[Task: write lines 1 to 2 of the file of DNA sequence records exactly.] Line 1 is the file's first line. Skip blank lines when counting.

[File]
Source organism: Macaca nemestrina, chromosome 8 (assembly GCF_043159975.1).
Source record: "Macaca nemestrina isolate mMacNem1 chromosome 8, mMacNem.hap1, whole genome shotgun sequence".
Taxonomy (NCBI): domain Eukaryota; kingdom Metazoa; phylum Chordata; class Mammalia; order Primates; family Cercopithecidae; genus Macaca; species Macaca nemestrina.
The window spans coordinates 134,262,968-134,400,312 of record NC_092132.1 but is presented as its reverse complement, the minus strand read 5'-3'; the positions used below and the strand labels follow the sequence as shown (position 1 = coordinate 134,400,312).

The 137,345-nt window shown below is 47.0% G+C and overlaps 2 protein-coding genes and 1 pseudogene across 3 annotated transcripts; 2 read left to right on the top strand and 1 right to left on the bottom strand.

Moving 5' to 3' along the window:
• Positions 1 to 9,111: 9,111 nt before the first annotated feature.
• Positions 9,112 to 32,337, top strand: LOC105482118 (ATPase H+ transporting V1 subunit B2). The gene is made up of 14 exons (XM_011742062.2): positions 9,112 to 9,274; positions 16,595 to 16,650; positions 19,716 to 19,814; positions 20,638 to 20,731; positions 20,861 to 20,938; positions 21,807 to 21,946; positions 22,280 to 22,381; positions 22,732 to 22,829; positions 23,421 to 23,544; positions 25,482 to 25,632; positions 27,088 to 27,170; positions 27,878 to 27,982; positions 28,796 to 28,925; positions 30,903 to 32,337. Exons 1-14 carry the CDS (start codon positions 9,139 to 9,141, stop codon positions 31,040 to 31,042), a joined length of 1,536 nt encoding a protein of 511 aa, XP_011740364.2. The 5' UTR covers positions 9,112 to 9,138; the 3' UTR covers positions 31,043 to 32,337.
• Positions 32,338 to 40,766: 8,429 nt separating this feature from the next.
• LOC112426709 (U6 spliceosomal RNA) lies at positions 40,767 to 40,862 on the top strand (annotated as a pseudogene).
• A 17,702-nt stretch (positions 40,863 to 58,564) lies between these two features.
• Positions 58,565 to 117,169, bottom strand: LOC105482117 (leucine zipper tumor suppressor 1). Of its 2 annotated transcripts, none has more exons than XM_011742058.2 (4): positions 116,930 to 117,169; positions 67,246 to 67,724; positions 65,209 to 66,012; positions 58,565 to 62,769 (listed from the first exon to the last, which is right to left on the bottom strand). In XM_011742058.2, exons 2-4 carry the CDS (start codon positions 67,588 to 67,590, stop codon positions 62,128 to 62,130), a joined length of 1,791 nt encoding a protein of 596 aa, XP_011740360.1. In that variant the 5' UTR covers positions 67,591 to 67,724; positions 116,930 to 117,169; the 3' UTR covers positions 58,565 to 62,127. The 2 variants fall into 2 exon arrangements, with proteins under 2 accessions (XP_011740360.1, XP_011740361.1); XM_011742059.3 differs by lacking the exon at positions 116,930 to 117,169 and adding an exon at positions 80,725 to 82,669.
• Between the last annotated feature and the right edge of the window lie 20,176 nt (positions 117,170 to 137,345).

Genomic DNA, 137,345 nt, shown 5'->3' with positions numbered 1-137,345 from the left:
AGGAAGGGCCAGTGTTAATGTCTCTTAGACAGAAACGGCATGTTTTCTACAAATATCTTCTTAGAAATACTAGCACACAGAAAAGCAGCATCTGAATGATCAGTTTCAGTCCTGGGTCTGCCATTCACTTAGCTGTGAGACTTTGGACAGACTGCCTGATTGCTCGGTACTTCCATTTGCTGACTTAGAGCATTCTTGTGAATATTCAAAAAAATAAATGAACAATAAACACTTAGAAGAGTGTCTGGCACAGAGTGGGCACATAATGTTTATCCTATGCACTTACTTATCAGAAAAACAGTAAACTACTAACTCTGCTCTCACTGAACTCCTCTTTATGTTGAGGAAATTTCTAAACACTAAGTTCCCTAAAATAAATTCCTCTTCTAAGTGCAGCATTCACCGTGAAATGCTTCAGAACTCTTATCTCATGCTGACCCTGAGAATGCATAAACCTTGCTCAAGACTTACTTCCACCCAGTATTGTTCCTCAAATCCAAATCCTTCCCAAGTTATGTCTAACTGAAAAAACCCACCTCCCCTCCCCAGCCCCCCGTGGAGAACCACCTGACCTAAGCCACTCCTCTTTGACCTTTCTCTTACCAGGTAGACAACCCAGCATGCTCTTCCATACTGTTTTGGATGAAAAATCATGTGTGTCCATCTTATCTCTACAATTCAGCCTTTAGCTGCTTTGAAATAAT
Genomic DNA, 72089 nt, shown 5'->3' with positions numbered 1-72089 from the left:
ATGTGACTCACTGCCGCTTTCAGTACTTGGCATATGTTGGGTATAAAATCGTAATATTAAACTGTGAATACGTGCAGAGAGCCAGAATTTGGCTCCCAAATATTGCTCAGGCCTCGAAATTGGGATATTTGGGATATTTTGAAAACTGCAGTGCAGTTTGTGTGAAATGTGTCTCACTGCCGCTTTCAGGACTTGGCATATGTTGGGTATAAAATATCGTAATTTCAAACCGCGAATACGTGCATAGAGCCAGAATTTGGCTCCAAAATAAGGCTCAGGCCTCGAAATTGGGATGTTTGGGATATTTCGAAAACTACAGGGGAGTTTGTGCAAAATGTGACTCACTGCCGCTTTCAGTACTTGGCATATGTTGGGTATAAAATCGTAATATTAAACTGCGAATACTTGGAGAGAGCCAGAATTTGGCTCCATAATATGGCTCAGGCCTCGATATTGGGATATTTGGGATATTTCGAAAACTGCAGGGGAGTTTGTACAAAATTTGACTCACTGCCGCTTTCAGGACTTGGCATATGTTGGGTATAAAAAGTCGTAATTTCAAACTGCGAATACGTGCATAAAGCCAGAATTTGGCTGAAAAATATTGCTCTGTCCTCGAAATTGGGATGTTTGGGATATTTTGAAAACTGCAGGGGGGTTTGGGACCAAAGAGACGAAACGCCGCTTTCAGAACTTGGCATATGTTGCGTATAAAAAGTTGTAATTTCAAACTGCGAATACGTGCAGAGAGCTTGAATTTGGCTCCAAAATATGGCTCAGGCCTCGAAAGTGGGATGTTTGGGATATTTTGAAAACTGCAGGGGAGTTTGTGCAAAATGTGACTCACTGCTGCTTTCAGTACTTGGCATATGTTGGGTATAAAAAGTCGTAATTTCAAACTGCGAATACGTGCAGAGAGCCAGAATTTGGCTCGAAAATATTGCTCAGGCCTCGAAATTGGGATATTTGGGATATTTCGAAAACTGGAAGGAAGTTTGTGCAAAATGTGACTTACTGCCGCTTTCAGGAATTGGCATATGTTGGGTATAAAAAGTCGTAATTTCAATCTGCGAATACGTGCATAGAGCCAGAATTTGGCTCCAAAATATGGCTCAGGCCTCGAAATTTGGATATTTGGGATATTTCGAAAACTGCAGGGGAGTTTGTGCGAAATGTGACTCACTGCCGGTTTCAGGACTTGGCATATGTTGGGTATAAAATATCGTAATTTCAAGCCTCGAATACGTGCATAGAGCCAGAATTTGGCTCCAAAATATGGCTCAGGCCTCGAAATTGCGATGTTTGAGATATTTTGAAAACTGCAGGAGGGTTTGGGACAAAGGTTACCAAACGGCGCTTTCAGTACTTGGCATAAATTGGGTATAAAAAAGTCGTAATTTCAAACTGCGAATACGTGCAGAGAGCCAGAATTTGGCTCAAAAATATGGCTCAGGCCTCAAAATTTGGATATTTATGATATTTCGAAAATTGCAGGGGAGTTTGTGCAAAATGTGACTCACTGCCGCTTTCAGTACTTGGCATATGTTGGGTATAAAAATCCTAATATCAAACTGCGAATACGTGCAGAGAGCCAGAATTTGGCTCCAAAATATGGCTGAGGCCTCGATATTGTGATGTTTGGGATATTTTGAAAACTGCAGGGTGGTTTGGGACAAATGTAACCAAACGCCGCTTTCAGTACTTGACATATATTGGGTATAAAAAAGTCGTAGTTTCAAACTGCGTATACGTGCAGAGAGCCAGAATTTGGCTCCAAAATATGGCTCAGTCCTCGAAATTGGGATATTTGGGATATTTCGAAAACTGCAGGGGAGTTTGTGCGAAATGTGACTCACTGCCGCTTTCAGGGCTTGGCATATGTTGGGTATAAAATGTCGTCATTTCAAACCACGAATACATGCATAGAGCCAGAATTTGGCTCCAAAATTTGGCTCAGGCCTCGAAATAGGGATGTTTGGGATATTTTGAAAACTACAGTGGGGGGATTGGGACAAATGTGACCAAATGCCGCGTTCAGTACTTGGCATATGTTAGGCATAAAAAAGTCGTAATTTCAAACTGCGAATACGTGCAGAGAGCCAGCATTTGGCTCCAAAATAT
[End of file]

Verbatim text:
Source organism: Macaca nemestrina, chromosome 8 (assembly GCF_043159975.1).
Source record: "Macaca nemestrina isolate mMacNem1 chromosome 8, mMacNem.hap1, whole genome shotgun sequence".